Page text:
Boeing probe uncovers battery flaw
Finding was similar to incident in Boston
Feb. 5, 2013 8:46 PM,
This photo shows the distorted main lithium-ion battery, left, and an undamaged auxiliary battery of the All Nippon Airways' Boeing 787 that made an emergency landing Jan.16. / Japan Transport Safety Board/AP file
Battery maker GS Yuasa said Tuesday that its April-December net profit fell 3.6 percent to $59.6 million from a year earlier, as demand for batteries lagged due to sluggish demand in Japan and overseas.
The company has struggled to turn its lithium ion business to profitability. In April-December its lithium ion business posted a $78.2 million loss.
TOKYO — An investigation into a lithium ion battery that overheated on a Boeing 787 flight in Japan last month found evidence of the same type of “thermal runaway” seen in a similar incident in Boston, officials said Tuesday.
The Japan Transportation Safety Board said that CAT scans and other analysis found damage to all eight cells in the battery that overheated on the All Nippon Airways 787 on Jan. 16, which prompted an emergency landing and probes by U.S. and Japanese aviation safety regulators.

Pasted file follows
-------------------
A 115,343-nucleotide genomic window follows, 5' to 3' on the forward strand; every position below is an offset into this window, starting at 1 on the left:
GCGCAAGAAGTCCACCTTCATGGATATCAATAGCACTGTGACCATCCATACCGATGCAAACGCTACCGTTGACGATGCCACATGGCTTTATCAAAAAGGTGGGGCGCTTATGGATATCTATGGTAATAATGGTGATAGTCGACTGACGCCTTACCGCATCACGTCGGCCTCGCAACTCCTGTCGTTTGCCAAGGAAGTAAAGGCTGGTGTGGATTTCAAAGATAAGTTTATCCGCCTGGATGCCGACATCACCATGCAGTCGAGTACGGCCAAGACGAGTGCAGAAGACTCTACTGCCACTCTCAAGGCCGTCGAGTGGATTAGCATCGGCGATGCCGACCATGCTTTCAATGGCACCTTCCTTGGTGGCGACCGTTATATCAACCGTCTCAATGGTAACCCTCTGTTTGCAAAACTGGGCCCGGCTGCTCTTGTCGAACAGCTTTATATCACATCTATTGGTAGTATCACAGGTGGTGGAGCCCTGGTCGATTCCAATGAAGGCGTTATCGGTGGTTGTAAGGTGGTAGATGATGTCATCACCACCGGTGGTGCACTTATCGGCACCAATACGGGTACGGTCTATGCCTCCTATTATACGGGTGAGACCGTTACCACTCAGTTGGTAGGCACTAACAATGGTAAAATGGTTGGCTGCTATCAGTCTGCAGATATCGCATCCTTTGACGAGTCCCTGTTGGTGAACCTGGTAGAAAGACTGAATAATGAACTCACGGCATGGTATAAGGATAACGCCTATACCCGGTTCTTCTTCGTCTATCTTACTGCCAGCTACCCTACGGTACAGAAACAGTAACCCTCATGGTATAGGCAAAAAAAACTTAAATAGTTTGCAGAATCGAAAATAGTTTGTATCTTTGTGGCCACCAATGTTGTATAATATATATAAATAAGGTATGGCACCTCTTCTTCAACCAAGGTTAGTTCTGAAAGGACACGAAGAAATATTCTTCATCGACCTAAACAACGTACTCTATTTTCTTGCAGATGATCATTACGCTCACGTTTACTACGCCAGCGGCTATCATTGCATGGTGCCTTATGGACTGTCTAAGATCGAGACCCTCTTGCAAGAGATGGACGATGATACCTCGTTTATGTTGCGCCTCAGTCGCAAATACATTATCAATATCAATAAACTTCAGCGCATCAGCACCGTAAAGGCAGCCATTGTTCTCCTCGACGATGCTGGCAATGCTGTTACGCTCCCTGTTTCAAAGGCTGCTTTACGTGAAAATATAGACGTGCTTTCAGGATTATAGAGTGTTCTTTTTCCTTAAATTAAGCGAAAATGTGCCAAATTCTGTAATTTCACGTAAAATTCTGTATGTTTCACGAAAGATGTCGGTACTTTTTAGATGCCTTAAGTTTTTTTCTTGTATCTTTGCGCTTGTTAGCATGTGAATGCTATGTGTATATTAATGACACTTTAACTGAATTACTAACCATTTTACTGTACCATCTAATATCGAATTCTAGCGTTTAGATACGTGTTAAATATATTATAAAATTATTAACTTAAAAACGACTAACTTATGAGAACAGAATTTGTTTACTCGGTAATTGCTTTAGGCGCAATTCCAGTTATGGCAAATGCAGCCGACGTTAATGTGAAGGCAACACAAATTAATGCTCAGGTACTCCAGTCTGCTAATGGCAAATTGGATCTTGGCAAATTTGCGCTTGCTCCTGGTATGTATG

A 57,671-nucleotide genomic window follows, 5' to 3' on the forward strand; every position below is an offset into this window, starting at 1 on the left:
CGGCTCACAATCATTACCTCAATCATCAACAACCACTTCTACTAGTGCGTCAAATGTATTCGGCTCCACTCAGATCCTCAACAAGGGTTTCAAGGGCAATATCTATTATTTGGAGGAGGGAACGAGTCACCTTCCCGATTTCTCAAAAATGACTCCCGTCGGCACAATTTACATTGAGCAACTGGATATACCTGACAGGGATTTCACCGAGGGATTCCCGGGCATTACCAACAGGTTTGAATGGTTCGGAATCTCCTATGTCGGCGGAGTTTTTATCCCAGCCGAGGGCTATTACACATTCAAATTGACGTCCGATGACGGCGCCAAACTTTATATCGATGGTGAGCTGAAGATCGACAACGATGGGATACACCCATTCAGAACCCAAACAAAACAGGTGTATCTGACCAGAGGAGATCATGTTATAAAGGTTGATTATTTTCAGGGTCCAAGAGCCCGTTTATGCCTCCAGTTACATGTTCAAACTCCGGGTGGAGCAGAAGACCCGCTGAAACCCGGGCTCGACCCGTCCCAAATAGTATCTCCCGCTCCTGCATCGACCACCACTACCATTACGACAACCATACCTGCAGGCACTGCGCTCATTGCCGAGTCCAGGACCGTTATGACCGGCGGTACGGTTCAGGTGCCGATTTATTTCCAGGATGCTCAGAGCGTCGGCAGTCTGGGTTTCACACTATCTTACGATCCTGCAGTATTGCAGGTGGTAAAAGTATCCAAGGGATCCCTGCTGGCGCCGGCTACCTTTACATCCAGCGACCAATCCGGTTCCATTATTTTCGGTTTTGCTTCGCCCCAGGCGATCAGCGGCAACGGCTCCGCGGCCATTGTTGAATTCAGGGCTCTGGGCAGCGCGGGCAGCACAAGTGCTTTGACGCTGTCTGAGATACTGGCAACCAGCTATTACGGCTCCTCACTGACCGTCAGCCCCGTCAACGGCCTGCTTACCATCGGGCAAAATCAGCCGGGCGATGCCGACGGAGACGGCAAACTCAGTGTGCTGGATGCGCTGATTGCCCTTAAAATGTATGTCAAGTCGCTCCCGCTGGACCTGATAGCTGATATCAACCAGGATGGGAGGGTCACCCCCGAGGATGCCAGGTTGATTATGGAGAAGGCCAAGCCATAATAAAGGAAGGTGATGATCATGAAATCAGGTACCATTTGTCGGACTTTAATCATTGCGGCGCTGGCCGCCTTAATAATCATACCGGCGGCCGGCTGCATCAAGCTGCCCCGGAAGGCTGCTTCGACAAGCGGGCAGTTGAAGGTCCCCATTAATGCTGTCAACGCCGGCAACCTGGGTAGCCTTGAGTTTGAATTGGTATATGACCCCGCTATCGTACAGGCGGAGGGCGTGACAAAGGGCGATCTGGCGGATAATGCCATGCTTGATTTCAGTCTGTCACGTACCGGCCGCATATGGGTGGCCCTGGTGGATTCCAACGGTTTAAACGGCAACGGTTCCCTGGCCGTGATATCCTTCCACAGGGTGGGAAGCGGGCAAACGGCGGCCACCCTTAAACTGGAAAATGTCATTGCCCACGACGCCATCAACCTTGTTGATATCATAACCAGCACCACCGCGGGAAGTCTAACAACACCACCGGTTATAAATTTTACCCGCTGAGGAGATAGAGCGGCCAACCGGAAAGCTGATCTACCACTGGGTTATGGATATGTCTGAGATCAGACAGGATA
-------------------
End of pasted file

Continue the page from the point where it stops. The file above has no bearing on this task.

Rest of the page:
They also found signs of short-circuiting and “thermal runaway,” a chemical reaction in which rising temperature causes progressively hotter temperatures. U.S. investigators found similar evidence in the battery that caught fire last month on a Japan Airlines 787 parked in Boston.
Photos distributed by Japanese investigators show charring of six of the eight cells in the ANA 787’s battery and a frayed and broken earthing wire — meant to minimize the risk of electric shock.
All 50 Boeing 787 Dreamliners in operation are grounded as regulators and Boeing investigate the issue. The Japanese probe is focusing on flight data records and on the charger and other electrical systems connected to the damaged battery.